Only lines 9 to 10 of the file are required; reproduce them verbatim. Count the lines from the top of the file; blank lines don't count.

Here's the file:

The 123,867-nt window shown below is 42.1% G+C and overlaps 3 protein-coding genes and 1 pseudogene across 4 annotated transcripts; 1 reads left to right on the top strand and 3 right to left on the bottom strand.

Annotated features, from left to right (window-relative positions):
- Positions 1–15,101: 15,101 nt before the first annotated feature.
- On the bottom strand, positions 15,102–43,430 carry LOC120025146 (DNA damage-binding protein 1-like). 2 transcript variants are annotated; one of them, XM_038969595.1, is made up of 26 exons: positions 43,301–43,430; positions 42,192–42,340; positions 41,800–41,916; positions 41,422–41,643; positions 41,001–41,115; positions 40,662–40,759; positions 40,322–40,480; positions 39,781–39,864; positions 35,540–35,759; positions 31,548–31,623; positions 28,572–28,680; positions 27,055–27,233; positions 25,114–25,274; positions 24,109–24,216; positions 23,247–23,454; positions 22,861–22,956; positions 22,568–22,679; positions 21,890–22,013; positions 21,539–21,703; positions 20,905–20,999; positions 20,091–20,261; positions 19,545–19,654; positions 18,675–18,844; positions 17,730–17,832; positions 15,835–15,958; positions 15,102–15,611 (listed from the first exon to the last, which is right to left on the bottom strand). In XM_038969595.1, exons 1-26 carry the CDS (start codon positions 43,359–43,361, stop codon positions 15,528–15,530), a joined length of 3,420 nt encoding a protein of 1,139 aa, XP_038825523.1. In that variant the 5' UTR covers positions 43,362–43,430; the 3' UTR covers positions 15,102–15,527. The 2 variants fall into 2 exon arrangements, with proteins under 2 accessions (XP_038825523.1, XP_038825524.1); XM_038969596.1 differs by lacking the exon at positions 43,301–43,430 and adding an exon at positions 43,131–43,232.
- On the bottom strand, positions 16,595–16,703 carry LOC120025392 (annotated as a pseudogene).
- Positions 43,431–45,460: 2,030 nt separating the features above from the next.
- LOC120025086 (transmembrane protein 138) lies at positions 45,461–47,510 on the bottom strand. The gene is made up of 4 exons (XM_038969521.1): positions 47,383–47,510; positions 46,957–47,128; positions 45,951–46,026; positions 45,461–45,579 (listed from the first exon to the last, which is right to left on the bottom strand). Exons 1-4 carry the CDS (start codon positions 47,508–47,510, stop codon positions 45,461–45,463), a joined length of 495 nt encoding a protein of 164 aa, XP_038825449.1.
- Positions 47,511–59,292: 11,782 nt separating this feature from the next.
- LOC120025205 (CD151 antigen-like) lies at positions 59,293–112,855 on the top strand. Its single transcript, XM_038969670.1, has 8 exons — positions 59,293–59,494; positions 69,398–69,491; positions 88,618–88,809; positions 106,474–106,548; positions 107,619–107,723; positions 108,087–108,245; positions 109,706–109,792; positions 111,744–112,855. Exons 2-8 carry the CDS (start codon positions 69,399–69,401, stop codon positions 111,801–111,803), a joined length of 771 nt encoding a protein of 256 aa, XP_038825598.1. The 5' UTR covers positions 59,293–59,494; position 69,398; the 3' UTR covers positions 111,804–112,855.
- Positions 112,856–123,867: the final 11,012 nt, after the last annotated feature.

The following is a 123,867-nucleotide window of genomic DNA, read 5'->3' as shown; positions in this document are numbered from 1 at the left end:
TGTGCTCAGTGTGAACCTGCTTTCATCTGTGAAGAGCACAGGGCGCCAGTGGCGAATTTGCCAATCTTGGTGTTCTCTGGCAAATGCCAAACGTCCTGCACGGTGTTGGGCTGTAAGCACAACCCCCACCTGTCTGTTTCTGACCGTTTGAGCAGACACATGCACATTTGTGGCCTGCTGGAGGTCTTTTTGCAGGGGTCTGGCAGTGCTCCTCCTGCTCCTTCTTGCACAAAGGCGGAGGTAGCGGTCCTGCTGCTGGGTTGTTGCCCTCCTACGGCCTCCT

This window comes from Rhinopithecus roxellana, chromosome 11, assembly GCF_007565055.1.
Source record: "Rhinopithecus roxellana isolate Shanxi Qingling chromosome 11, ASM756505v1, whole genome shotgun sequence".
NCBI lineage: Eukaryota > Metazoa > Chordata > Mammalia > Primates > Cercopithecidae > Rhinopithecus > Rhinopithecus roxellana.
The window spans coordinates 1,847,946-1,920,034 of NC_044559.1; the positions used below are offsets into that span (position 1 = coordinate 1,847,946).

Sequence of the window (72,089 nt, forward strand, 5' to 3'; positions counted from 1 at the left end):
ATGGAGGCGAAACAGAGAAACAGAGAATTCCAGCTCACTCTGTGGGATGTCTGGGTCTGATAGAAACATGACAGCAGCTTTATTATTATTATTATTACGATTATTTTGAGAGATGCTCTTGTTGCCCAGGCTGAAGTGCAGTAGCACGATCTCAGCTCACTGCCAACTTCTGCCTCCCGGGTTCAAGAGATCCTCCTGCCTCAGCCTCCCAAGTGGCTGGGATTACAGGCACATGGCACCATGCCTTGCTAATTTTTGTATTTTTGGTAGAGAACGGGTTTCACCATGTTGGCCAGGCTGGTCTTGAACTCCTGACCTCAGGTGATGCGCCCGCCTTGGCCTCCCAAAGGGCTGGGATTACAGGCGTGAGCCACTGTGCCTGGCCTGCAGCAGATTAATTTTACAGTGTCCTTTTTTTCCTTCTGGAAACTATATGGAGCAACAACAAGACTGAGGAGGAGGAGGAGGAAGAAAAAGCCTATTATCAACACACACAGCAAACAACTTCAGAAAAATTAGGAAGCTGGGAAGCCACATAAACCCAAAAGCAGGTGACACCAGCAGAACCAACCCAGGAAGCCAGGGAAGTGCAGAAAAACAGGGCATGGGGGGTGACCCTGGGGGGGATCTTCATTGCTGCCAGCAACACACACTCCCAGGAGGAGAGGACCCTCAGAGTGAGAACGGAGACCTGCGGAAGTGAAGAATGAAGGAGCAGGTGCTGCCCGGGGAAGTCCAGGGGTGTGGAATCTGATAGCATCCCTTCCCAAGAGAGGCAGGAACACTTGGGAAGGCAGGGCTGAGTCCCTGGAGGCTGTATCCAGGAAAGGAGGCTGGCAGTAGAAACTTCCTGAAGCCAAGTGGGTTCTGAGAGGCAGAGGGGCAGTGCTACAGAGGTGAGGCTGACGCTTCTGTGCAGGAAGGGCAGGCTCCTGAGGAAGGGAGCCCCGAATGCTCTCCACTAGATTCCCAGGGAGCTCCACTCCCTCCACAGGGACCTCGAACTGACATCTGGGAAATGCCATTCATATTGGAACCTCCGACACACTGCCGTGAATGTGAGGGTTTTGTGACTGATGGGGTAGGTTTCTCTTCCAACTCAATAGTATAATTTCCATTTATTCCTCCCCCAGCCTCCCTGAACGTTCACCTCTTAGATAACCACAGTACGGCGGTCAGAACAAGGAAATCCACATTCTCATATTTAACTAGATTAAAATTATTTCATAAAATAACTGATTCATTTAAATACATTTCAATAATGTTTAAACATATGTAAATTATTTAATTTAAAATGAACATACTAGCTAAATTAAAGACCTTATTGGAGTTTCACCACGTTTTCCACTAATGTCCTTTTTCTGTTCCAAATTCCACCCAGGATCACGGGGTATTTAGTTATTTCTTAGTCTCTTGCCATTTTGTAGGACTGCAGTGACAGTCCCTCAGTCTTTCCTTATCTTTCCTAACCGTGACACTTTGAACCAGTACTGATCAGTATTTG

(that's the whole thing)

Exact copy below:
- LOC120025205 (CD151 antigen-like) lies at positions 59,293–112,855 on the top strand. Its single transcript, XM_038969670.1, has 8 exons — positions 59,293–59,494; positions 69,398–69,491; positions 88,618–88,809; positions 106,474–106,548; positions 107,619–107,723; positions 108,087–108,245; positions 109,706–109,792; positions 111,744–112,855. Exons 2-8 carry the CDS (start codon positions 69,399–69,401, stop codon positions 111,801–111,803), a joined length of 771 nt encoding a protein of 256 aa, XP_038825598.1. The 5' UTR covers positions 59,293–59,494; position 69,398; the 3' UTR covers positions 111,804–112,855.
- Positions 112,856–123,867: the final 11,012 nt, after the last annotated feature.